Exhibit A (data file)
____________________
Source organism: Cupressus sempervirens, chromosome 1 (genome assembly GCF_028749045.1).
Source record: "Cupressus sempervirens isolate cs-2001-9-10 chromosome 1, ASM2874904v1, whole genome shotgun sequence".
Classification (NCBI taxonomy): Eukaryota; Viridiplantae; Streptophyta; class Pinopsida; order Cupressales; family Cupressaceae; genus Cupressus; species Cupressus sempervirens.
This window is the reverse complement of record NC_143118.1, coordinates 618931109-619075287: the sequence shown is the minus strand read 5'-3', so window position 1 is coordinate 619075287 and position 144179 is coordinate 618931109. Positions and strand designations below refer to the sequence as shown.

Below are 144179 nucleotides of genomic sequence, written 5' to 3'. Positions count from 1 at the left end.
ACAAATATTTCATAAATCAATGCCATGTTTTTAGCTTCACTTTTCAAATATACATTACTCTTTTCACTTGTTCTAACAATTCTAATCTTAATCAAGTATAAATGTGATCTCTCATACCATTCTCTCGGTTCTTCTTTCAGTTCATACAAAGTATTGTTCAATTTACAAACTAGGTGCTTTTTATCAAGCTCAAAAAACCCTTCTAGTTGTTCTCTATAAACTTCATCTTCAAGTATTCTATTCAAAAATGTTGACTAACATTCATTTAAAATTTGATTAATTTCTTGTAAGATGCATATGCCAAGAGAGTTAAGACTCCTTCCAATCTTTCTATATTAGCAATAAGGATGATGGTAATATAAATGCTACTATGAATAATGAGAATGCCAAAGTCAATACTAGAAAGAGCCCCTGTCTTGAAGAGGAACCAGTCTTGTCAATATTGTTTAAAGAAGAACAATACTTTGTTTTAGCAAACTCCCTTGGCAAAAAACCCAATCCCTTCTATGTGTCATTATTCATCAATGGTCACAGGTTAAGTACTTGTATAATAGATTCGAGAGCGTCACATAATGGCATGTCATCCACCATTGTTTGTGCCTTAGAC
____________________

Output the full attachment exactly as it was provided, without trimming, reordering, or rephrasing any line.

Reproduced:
Source organism: Cupressus sempervirens, chromosome 1 (genome assembly GCF_028749045.1).
Source record: "Cupressus sempervirens isolate cs-2001-9-10 chromosome 1, ASM2874904v1, whole genome shotgun sequence".
Classification (NCBI taxonomy): Eukaryota; Viridiplantae; Streptophyta; class Pinopsida; order Cupressales; family Cupressaceae; genus Cupressus; species Cupressus sempervirens.
This window is the reverse complement of record NC_143118.1, coordinates 618931109-619075287: the sequence shown is the minus strand read 5'-3', so window position 1 is coordinate 619075287 and position 144179 is coordinate 618931109. Positions and strand designations below refer to the sequence as shown.

Below are 144179 nucleotides of genomic sequence, written 5' to 3'. Positions count from 1 at the left end.
ACAAATATTTCATAAATCAATGCCATGTTTTTAGCTTCACTTTTCAAATATACATTACTCTTTTCACTTGTTCTAACAATTCTAATCTTAATCAAGTATAAATGTGATCTCTCATACCATTCTCTCGGTTCTTCTTTCAGTTCATACAAAGTATTGTTCAATTTACAAACTAGGTGCTTTTTATCAAGCTCAAAAAACCCTTCTAGTTGTTCTCTATAAACTTCATCTTCAAGTATTCTATTCAAAAATGTTGACTAACATTCATTTAAAATTTGATTAATTTCTTGTAAGATGCATATGCCAAGAGAGTTAAGACTCCTTCCAATCTTTCTATATTAGCAATAAGGATGATGGTAATATAAATGCTACTATGAATAATGAGAATGCCAAAGTCAATACTAGAAAGAGCCCCTGTCTTGAAGAGGAACCAGTCTTGTCAATATTGTTTAAAGAAGAACAATACTTTGTTTTAGCAAACTCCCTTGGCAAAAAACCCAATCCCTTCTATGTGTCATTATTCATCAATGGTCACAGGTTAAGTACTTGTATAATAGATTCGAGAGCGTCACATAATGGCATGTCATCCACCATTGTTTGTGCCTTAGAC